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Initial Enthusiasm, Infatuation and Impulsivity

There are so many things that seem like a good idea at first.

One place that’s definitely true is relationships. So many relationships start off with a surge of excitement, even euphoria.

As time goes on, and the novelty wears off, it starts to become clear that you might not be a good fit after all. And pretty soon – it’s not you, it’s me.

HeartsA recent study suggests that teenagers with higher levels of impulsivity (although not with ADHD specifically) are more susceptible to romantic infatuation. The authors of the study pointed out that doesn’t have to be a bad thing, especially if it gives energy to the initial stages of a relationship, but it is something that can have negative consequences when the relationship comes back down to earth.

This got me thinking about “infatuation” more generally, not just in relationships.

Many situations can give a feeling of initial enthusiasm as you consider new possibilities. That might be starting a new project or hobby, or even making a major life change. It’s only after that first surge of excitement that the negatives start to sink in – or that you realize the situation doesn’t provide enough of a long-term reward to keep you engaged once the novelty is gone.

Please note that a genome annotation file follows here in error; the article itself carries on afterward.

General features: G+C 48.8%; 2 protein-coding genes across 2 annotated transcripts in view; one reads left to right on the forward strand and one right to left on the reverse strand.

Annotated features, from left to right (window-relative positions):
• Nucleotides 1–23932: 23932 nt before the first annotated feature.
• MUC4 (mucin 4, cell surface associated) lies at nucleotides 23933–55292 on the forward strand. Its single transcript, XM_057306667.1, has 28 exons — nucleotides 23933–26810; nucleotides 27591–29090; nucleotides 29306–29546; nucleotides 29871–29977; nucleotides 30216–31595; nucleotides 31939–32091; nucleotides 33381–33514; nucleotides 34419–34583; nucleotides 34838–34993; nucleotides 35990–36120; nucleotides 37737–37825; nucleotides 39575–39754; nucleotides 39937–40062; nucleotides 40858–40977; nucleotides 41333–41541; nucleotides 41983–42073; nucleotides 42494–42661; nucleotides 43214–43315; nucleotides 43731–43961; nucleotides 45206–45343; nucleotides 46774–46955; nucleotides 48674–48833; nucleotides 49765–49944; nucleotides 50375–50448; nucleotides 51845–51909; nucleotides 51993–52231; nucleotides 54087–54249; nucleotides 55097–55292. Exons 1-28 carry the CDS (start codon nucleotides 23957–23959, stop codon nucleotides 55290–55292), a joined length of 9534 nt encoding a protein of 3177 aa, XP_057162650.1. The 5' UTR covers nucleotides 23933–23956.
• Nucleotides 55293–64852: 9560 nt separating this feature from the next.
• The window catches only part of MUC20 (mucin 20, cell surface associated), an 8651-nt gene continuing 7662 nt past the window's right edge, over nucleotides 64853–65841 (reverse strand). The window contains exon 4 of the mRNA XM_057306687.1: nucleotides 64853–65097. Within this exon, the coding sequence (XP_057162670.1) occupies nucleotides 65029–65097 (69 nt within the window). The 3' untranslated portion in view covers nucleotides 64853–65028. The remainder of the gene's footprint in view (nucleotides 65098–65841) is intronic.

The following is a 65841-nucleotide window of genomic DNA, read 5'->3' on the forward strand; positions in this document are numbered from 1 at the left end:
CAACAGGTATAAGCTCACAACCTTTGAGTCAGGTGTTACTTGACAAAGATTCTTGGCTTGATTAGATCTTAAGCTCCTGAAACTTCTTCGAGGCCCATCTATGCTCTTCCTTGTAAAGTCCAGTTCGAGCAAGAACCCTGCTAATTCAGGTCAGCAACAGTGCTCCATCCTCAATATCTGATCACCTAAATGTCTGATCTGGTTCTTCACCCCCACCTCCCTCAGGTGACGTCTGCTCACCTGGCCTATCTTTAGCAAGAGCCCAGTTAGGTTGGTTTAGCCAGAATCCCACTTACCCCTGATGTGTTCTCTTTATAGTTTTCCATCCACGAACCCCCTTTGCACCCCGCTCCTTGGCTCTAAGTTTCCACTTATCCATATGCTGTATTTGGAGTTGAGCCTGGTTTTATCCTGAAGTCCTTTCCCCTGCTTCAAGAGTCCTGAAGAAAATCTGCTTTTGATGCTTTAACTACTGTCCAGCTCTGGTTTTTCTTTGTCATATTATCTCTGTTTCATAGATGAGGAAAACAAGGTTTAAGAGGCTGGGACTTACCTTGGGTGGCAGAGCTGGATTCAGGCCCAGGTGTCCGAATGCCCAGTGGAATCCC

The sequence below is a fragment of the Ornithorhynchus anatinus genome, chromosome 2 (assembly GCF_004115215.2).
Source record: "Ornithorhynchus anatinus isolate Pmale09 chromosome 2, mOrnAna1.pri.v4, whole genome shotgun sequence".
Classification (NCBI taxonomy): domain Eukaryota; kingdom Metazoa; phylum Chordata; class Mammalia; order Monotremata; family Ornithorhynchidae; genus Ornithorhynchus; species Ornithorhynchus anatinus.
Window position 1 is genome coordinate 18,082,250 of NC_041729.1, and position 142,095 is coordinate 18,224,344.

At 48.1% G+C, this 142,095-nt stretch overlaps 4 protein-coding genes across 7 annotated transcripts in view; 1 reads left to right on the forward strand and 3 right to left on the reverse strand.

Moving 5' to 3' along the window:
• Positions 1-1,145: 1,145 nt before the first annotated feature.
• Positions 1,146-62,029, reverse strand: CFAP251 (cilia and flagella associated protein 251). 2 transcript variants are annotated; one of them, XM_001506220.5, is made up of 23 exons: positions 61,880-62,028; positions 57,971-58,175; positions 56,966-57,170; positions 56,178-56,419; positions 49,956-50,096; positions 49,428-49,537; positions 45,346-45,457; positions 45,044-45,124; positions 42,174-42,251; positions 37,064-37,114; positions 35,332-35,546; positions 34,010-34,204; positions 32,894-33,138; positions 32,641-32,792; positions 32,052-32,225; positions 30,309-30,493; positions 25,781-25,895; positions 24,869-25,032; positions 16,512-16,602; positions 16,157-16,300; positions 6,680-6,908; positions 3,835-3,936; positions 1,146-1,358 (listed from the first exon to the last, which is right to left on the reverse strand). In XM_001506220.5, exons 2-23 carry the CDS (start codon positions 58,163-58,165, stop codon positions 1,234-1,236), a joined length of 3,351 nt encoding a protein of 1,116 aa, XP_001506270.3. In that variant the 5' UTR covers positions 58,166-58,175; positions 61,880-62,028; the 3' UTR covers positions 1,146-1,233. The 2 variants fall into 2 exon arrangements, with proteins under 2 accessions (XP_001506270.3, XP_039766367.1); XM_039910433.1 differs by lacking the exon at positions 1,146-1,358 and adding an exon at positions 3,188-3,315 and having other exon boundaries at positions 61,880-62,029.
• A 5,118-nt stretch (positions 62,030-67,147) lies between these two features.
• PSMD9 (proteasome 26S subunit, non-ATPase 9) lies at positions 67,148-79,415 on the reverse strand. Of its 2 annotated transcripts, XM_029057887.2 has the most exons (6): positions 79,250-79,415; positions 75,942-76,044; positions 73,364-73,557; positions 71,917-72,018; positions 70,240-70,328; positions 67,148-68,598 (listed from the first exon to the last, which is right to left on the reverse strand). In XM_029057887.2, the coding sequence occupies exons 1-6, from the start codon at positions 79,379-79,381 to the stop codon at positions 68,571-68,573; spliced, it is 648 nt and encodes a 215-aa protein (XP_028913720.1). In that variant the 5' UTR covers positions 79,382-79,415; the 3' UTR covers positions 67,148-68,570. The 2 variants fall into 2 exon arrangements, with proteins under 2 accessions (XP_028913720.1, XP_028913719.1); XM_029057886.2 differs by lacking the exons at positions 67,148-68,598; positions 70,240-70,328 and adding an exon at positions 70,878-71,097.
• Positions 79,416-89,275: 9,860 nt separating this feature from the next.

I think ADHDers, and people with high levels of impulsivity generally, are more likely to get swept up in the initial wave of enthusiasm without pausing to consider all the relevant consequences or possible downsides.

It’s part of the reason we hit the ground with all cylinders firing on projects, then quickly start to lose some of said cylinders. It’s why we overcommit to things. And, to get back to the topic that started this, it probably doesn’t help with building long-term relationships either.

Still, there is something to be said for being good at starting projects, even if we aren’t good at finishing them.

The authors of the study I mentioned above pointed out that being prone to infatuation could be beneficial at times when beginning relationships. By the same token, being tuned into the initial enthusiasm of new undertakings might be helpful in adapting to new situations, in brainstorming, or in finding motivation for projects that don’t necessarily require a long-term commitment anyway.

At the same time, ADHDers should be aware of the tendency to get sucked up in a sudden sense of excitement that won’t last. Sometimes we have to stop and ask, in all areas of life: is it infatuation or is it love?

Image: Flickr/Jeffrey Smith

Initial Enthusiasm, Infatuation and Impulsivity

Neil Petersen

Neil Petersen writes regularly on psychology, ADHD and education. In addition to ADHD Millennial, he writes about psychology at Psych Central's AllPsych blog and about ADHD at He can be found on Twitter at @ADaptHD_blog

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APA Reference
Petersen, N. (2019). Initial Enthusiasm, Infatuation and Impulsivity. Psych Central. Retrieved on October 20, 2020, from


Last updated: 31 Jul 2019
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